Penny is a creative twentysomething working as a junior copywriter.
She’s bold, curious, compassionate and cultured, using what free time she has in between work, yoga, and her online master’s program to peruse liberal news sites. As a commuting urbanite though, she certainly leaves moments free for indulging in gossip and lifestyle podcasts.
If you have prior experience with personas—buyer, customer, brand (whatever you choose to call them)—then the above description should sound somewhat familiar. Have you ever met Penny face-to-face? Do you hang out with Penny on the weekends? Maybe, maybe not.
The point is not that Penny is a real person, trait for trait. It’s that she could be relatable enough to make you think she is. She’s a buyer mold, the result of gathered marketing insights meant to inform how a brand can develop stronger relationships with their customers.
What is a Customer Persona?
A concept turned into common practice by OgilvyOne Worldwide, personas developed as a result of the proposed need for strategic customer segmentation on behalf of brands. A professor of integrated marketing, Angus Jenkins believed that understanding the larger population as individual communities could help brands in developing a keener sense of targeting and positioning.
By understanding customers on a more individualized basis, brands could breathe life into their customers. Using commonalities in demographics, values, and characteristics, customer personas could provide a better framework for identifying connection points between buyers and brand identity.
Creating Customer Personas Using Data
In the age of digital, the customer archetype has become far more complex than once assumed. And that’s because most customer personas are just that: assumed. While in ideation, they may result from ample amounts of research, with categorizations are often overly broad and at the same time, limiting in scope.
This is mostly because demographics and interests aren’t the end-all, be-all for determining a user’s behavior online. People are extremely complex, unlikely to fit perfectly within the generalizations that customer personas can make. Add digital to the mix and you are not only trying to package potential customers into cookie-cutter outlines—you’re determining how to target them across a plethora of diverse channels through a handful of predetermined, assumed interactions.
It’s a backwards methodology, especially at a time when customer data has become more accessible to marketers than ever before. There are no excuses for poor marketing decisions anymore or believing you know best when it comes to what your buyers want. They’re telling you flat-out through the ways in which they interact—or don’t—with your brand content.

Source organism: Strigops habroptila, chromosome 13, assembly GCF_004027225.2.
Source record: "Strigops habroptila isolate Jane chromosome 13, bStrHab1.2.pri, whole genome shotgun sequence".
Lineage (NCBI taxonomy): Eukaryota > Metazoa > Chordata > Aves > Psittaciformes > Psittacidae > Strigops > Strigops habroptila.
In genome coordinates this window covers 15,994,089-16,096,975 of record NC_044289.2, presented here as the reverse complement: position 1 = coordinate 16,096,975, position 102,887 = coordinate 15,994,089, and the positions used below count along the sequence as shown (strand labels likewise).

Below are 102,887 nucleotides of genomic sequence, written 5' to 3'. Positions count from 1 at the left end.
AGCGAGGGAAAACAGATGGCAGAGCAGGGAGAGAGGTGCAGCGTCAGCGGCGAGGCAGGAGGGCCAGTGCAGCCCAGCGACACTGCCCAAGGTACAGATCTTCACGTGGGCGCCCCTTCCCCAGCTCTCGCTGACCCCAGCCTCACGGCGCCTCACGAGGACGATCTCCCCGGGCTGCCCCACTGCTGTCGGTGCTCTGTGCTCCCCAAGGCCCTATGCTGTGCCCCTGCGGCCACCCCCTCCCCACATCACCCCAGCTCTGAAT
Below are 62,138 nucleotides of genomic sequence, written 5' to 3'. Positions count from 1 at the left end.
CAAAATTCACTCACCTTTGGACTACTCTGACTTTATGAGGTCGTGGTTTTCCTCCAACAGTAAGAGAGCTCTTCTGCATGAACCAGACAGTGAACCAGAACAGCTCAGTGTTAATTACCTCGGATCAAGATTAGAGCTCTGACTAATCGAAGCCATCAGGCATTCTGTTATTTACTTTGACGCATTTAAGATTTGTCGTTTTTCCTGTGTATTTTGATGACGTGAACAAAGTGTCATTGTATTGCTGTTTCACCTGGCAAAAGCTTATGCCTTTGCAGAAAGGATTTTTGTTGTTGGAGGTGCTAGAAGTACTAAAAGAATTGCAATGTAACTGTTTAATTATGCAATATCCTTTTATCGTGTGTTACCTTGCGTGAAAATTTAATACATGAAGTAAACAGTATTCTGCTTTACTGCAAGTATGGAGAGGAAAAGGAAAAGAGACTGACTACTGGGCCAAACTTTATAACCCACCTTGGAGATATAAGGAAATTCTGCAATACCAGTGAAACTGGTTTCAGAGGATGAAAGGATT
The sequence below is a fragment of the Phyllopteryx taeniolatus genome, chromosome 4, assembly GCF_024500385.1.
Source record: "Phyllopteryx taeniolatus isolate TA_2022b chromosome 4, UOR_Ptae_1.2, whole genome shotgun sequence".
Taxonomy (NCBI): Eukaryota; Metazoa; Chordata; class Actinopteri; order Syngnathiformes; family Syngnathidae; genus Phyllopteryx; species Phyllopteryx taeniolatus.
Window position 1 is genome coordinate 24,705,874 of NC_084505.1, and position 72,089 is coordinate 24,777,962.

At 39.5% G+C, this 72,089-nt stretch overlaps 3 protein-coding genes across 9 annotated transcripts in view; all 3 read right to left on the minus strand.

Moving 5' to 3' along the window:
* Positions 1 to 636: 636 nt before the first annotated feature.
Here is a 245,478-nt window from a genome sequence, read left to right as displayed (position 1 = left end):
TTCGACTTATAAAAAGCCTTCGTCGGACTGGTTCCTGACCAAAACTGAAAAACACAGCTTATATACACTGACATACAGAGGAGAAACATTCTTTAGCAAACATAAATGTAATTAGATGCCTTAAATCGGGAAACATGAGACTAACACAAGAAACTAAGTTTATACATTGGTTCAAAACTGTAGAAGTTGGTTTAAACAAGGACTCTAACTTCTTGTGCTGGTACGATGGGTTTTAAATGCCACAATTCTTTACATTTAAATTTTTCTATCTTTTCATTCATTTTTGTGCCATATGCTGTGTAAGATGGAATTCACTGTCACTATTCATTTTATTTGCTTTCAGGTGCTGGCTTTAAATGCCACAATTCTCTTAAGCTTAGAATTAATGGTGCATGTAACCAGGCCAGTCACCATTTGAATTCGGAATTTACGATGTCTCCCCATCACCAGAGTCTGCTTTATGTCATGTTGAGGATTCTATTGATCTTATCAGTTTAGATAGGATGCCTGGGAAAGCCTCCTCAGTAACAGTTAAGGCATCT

Understanding Your Digital Buyer
If we know that data-driven marketing should remain front and center in reaching your audiences, how do you begin to understand who your brand’s buyer actually is in the age of digital? The answer comes from changing mindsets from one that seeks to define by character traits to in one that instead defines by action.
When analyzing visitor interactions across your website, for example, you should be able to paint a picture around what content resonates most with them. Are they drawn to certain blog topics over others? Do they engage with a particular video on your YouTube page? Have they commented with questions around pain points your team has yet to address?
This is what unifies your customer base: the problems they all have that can be solved by what your brand has to offer. They ask the question, you answer back with the solution. And if they don’t even know the question to ask yet, you lead them towards it with useful, relevant content.
Because of this, your customer will continuously be in a state of evolution. After all, people change; their beliefs, values, and needs are fluid. Customer personas as we’ve known them do not account for this, especially when translated to a digital landscape. Stripping them of their small subset of faces and letting data tell the story dynamically through technology like machine learning will help your brand to form a more effective and efficient narrative.
Final Thoughts: How Customer Personas Have Evolved in the Age of Digital
Understanding your customers less in the sense of what they do for a living or the car they drive, and more from the angle of how they’re driven to action online will continue to drive the evolution of customer personas. Lean into what you don’t know as a brand marketer and you may be surprised by how diverse your buyer base actually turns out to be.
Ready to think outside the box with your multi-channel digital marketing strategy and connect with audiences you never knew existed? Connect with our team at Mabbly today.